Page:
IAS 32 — Written put option over NCI

Date recorded:

This is a new request. 

The Interpretations Committee received a request regarding how an entity should account for a written put option over non-controlling interests (“NCI put”) in its consolidated financial statements. The NCI put has a strike price that will, or may, be settled by the exchange of a variable number of the parent’s own equity instruments.

The question relates to whether the parent should account for the NCI put as a financial liability for the present value of the option’s strike price on a gross basis, or as a derivative liability on a net basis.

The submitter identified the three following views on this issue.

View 1: Account for the NCI puts as a financial liability on a gross basis

The non-controlling interest shareholder has a right to receive what, from its perspective, is a financial asset. Also, an obligation to deliver a variable number of equity instruments based on the fair value of the entity’s own equity instruments does not meet the definition of equity, and should be accounted for as if the contractual right or obligation is settled in cash. Furthermore, an entity’s contractual obligation to purchase its own equity instruments gives rise to a financial liability for the present value of the redemption amount even if the obligation to purchase is conditional on the counterparty exercising a right to redeem.

View 2: Account for the NCI puts as a derivative financial liability on a net basis

From the reporting entity’s perspective, the obligation is to deliver its own equity instruments (and not cash or another financial asset). Accordingly, the requirements of IAS 32 for derivatives on own equity instruments apply. The value of the put changes in response to the changes in, at least, the value of the shares of the subsidiary, requires no or only a small initial net investment and is settled at a future date.

View 3: Account for the NCI puts applying an appropriate accounting policy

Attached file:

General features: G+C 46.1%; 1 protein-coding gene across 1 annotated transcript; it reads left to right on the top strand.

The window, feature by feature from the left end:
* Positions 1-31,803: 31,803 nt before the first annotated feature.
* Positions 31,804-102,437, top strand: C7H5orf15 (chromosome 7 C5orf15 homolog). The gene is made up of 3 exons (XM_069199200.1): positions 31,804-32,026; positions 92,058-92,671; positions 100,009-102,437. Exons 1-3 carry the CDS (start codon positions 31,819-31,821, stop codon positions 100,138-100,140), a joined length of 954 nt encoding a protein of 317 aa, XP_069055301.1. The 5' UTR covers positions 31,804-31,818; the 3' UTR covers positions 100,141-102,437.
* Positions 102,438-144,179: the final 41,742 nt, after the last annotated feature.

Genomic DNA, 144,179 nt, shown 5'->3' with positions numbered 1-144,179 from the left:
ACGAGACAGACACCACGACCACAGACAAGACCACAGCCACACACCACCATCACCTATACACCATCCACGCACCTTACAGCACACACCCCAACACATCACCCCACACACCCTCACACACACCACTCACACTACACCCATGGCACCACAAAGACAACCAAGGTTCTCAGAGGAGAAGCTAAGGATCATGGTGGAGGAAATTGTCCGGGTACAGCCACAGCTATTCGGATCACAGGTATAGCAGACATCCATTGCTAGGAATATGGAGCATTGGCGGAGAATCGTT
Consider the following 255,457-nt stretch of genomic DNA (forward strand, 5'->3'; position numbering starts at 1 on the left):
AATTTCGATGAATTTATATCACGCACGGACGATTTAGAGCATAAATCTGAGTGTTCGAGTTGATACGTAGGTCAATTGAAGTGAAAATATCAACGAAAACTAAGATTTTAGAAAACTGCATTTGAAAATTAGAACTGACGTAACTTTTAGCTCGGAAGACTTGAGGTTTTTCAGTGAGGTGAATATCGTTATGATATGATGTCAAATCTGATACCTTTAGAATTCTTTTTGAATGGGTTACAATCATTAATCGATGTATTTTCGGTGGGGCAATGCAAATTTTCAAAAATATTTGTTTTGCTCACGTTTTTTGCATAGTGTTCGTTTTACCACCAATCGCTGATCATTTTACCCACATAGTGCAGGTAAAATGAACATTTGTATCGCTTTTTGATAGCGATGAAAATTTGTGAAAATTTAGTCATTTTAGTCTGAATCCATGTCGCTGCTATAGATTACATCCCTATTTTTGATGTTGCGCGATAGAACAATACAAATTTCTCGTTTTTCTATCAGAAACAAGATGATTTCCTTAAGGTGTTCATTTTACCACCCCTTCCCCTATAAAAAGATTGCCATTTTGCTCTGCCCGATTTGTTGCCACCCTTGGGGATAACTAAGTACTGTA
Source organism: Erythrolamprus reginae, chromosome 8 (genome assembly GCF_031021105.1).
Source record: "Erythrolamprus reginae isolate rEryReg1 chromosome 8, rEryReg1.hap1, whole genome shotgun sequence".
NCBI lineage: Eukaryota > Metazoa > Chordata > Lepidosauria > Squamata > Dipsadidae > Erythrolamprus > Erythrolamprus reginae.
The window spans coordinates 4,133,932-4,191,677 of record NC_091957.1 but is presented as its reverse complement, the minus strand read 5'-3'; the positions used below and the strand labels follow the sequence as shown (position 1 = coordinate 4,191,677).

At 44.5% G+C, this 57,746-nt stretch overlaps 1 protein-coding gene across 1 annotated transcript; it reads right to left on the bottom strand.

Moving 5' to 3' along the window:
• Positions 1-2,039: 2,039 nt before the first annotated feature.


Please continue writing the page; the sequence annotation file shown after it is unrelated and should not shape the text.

Under this view, Views 1 and 2 would both be acceptable and judgement should be applied when determining an appropriate accounting policy.

The Interpretations Committee has discussed similar matters on several other occasions, since 2006, although the fact patterns generally specific that the NCI puts are cash settled.  On those earlier occasions the Interpretations Committee referred the matter to the Board with a recommendation to reconsider the requirements in IAS 32. In the Committee’s view, an entity would provide better information if NCI puts were measured on a net basis at fair value and the Board should address all derivatives written on an entity’s own equity, including NCI puts, more comprehensively.

The staff believes there is a risk that the scope of this issue would quickly be expanded to a broader range of similar arrangements that contain an obligation to deliver a variable number of equity instruments. They also think the issue cannot be resolved efficiently within the confines of existing IFRS Standards and the Conceptual Framework. They recommend that the issue would be better considered within the FICE project, which will consider derivatives on an entity’s own equity comprehensively, including cash-settled and equity-settled NCI puts. Therefore, the issue should not be added to the Committee’s agenda.

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